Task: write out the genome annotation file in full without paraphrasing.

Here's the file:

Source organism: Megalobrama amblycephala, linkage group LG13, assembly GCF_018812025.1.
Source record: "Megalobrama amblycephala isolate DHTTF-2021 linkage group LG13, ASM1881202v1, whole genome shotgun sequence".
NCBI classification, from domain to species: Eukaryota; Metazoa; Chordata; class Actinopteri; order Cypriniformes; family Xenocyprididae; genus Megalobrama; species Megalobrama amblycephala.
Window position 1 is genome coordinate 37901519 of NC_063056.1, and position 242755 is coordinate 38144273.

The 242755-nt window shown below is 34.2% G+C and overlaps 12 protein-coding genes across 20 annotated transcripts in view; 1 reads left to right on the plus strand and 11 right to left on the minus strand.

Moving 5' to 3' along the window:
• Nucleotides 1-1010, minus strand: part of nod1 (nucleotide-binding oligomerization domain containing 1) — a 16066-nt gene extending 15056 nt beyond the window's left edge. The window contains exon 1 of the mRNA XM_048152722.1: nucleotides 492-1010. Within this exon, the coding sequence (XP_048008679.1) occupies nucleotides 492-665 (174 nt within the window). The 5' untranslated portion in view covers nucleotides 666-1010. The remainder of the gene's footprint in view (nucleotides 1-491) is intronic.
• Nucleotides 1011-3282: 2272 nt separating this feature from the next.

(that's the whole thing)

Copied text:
Source organism: Megalobrama amblycephala, linkage group LG13, assembly GCF_018812025.1.
Source record: "Megalobrama amblycephala isolate DHTTF-2021 linkage group LG13, ASM1881202v1, whole genome shotgun sequence".
NCBI classification, from domain to species: Eukaryota; Metazoa; Chordata; class Actinopteri; order Cypriniformes; family Xenocyprididae; genus Megalobrama; species Megalobrama amblycephala.
Window position 1 is genome coordinate 37901519 of NC_063056.1, and position 242755 is coordinate 38144273.

The 242755-nt window shown below is 34.2% G+C and overlaps 12 protein-coding genes across 20 annotated transcripts in view; 1 reads left to right on the plus strand and 11 right to left on the minus strand.

Moving 5' to 3' along the window:
• Nucleotides 1-1010, minus strand: part of nod1 (nucleotide-binding oligomerization domain containing 1) — a 16066-nt gene extending 15056 nt beyond the window's left edge. The window contains exon 1 of the mRNA XM_048152722.1: nucleotides 492-1010. Within this exon, the coding sequence (XP_048008679.1) occupies nucleotides 492-665 (174 nt within the window). The 5' untranslated portion in view covers nucleotides 666-1010. The remainder of the gene's footprint in view (nucleotides 1-491) is intronic.
• Nucleotides 1011-3282: 2272 nt separating this feature from the next.